Synthetic Organic Chemistry, Asymmetric Catalysis
B.S., University of Kansas (1994); Ph.D., Harvard University (1999); NIH Postdoctoral Fellow, University of California, Berkeley (1999-2001);Research Corporation Research Innovation Award (2002); National Science Foundation CAREER Award (2003-2008); 3M Nontenured Faculty Award (2003); UNC Junior Faculty Development Award (2004); Johnson and Johnson Focused Giving Award (2004-2006), Eli Lilly Grantee (2004), Amgen Young Investigator Award (2005), GSK Scholar Award (2006-2007); Alfred P. Sloan Fellow (2006-2008); Camille Dreyfus Teacher Scholar (2006-2009); Ruth and Phillip Hettleman Prize for Artistic and Scholarly Achievement (2006); Novartis Early Career Award in Organic Chemistry (2008); American Chemical Society's Arthur C. Cope Scholar Award in Recognition of Excellence in Organic Chemistry (2010); Elias J. Corey Award (2012); Society of Synthetic Organic Chemistry, Japan Lectureship Award (2014) Japanese Society for the Promotion of Science Fellow (2015)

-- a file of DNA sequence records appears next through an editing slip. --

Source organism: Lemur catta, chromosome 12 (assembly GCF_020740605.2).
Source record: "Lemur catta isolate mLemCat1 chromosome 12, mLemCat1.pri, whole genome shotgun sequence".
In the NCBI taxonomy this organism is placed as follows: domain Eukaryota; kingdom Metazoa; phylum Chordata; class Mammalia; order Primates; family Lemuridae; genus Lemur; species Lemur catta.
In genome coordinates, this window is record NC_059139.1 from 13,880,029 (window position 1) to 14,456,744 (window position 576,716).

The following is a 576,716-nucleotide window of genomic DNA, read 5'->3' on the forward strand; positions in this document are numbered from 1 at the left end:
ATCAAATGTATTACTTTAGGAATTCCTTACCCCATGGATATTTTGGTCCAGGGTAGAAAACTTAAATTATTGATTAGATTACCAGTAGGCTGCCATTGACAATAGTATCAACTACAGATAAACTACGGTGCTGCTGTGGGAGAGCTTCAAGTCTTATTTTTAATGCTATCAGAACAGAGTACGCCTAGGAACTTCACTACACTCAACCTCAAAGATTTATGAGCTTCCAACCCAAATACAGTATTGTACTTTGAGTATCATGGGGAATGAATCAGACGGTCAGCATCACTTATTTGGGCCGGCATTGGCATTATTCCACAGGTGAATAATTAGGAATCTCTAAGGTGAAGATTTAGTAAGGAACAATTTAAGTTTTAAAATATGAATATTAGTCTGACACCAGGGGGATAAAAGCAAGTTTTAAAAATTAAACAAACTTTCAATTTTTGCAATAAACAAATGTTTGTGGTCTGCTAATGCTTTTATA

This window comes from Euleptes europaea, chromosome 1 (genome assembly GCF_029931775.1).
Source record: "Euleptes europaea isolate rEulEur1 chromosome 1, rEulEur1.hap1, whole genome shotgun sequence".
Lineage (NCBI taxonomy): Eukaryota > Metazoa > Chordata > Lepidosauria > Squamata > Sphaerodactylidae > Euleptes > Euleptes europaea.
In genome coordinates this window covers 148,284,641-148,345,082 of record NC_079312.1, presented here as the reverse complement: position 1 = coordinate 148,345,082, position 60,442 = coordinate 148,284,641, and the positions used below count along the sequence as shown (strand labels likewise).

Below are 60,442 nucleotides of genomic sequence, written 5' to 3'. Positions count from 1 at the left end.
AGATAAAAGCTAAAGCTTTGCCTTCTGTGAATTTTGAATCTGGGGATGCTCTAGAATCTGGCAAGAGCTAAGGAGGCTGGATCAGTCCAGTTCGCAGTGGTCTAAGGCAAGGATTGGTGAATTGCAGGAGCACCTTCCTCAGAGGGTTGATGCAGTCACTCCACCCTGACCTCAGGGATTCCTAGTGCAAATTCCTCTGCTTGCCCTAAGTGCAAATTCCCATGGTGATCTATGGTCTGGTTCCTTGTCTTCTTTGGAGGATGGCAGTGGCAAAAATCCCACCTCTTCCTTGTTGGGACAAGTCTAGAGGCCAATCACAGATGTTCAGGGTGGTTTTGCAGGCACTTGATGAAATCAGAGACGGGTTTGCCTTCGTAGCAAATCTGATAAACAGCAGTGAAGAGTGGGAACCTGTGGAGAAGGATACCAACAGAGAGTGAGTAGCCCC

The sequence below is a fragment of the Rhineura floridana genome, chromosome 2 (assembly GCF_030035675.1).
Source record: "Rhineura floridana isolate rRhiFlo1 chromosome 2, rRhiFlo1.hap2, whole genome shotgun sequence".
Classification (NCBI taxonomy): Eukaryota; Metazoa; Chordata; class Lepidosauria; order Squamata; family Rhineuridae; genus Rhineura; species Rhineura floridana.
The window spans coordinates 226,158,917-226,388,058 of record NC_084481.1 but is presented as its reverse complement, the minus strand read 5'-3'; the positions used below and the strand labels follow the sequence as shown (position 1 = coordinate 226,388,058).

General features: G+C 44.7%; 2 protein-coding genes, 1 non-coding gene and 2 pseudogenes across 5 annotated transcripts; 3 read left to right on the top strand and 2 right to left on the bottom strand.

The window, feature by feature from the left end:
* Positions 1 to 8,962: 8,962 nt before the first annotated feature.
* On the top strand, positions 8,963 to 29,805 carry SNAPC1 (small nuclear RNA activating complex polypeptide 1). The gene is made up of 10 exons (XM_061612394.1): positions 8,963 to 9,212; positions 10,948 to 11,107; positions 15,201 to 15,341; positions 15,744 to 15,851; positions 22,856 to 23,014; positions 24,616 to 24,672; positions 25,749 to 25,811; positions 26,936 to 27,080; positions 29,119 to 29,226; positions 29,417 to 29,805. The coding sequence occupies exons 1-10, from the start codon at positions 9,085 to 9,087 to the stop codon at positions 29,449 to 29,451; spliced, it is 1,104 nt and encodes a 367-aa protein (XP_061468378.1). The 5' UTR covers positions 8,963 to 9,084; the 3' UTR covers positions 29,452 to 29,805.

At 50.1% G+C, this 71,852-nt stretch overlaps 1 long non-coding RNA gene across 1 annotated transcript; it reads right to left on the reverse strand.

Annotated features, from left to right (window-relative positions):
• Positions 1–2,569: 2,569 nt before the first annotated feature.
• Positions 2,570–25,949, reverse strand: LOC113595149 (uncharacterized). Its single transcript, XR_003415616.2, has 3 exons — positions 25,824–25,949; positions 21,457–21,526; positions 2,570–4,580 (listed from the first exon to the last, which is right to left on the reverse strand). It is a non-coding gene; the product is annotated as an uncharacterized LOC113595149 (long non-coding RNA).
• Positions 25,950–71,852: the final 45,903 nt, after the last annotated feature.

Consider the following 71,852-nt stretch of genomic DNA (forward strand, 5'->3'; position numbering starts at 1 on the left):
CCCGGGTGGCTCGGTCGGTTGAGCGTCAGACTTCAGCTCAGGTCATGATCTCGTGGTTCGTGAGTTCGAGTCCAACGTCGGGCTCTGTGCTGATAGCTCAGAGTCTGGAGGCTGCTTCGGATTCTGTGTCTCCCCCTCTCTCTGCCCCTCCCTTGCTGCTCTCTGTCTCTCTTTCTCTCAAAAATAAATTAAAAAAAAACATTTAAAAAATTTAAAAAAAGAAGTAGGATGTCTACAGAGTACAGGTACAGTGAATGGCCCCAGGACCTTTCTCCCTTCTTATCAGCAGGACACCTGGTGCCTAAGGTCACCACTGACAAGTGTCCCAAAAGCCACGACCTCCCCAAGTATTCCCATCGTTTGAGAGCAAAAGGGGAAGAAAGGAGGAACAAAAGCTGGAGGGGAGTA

My interests lie in the general area of chemical synthesis. I am particularly interested in the discovery of new organic transformations and their application to the total synthesis of architecturally challenging and biologically important natural products. Our criteria for the development of a synthetic method may be summarized by three characteristics:
The reaction should achieve several structural modifications in a single synthetic operation: tandem or domino reactions are optimal;
The reaction should introduce a significant level of stereochemical complexity in a controlled fashion and absolute stereocontrol should arise from a chiral source used in catalytic quantities;
The starting materials should be readily accessed, but be easily transformed into complex products. To meet these challenges, students in my group will learn a full complement of organic and organometallic chemistry.